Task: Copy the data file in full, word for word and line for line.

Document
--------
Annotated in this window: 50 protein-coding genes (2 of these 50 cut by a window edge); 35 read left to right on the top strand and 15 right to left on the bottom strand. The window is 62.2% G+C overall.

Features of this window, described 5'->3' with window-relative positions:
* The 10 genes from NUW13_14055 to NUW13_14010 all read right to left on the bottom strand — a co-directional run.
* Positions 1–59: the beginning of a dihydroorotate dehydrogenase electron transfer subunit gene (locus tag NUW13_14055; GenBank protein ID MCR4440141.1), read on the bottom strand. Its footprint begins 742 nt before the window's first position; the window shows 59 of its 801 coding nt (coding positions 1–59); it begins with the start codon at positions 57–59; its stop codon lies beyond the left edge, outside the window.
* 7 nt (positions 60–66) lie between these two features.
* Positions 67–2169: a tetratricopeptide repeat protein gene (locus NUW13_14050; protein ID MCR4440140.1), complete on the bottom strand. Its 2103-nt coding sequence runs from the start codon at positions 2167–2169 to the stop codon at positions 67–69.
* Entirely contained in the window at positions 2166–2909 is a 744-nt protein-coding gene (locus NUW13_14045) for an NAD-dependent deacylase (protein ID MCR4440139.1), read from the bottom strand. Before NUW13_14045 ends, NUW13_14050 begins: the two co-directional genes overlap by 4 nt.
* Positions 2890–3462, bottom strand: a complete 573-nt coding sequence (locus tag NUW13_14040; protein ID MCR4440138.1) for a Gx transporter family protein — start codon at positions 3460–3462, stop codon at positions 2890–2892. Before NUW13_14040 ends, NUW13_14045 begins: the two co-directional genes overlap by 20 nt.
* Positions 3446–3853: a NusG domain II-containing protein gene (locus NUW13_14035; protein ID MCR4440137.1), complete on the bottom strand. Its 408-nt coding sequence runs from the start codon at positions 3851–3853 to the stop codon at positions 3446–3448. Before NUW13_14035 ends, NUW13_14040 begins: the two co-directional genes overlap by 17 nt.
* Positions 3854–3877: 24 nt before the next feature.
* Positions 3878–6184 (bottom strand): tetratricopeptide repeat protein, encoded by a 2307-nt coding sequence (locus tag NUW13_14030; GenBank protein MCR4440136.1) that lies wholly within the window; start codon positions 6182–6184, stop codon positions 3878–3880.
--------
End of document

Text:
Annotated in this window: 50 protein-coding genes (2 of these 50 cut by a window edge); 35 read left to right on the top strand and 15 right to left on the bottom strand. The window is 62.2% G+C overall.

Features of this window, described 5'->3' with window-relative positions:
* The 10 genes from NUW13_14055 to NUW13_14010 all read right to left on the bottom strand — a co-directional run.
* Positions 1–59: the beginning of a dihydroorotate dehydrogenase electron transfer subunit gene (locus tag NUW13_14055; GenBank protein ID MCR4440141.1), read on the bottom strand. Its footprint begins 742 nt before the window's first position; the window shows 59 of its 801 coding nt (coding positions 1–59); it begins with the start codon at positions 57–59; its stop codon lies beyond the left edge, outside the window.
* 7 nt (positions 60–66) lie between these two features.
* Positions 67–2169: a tetratricopeptide repeat protein gene (locus NUW13_14050; protein ID MCR4440140.1), complete on the bottom strand. Its 2103-nt coding sequence runs from the start codon at positions 2167–2169 to the stop codon at positions 67–69.
* Entirely contained in the window at positions 2166–2909 is a 744-nt protein-coding gene (locus NUW13_14045) for an NAD-dependent deacylase (protein ID MCR4440139.1), read from the bottom strand. Before NUW13_14045 ends, NUW13_14050 begins: the two co-directional genes overlap by 4 nt.
* Positions 2890–3462, bottom strand: a complete 573-nt coding sequence (locus tag NUW13_14040; protein ID MCR4440138.1) for a Gx transporter family protein — start codon at positions 3460–3462, stop codon at positions 2890–2892. Before NUW13_14040 ends, NUW13_14045 begins: the two co-directional genes overlap by 20 nt.
* Positions 3446–3853: a NusG domain II-containing protein gene (locus NUW13_14035; protein ID MCR4440137.1), complete on the bottom strand. Its 408-nt coding sequence runs from the start codon at positions 3851–3853 to the stop codon at positions 3446–3448. Before NUW13_14035 ends, NUW13_14040 begins: the two co-directional genes overlap by 17 nt.
* Positions 3854–3877: 24 nt before the next feature.
* Positions 3878–6184 (bottom strand): tetratricopeptide repeat protein, encoded by a 2307-nt coding sequence (locus tag NUW13_14030; GenBank protein MCR4440136.1) that lies wholly within the window; start codon positions 6182–6184, stop codon positions 3878–3880.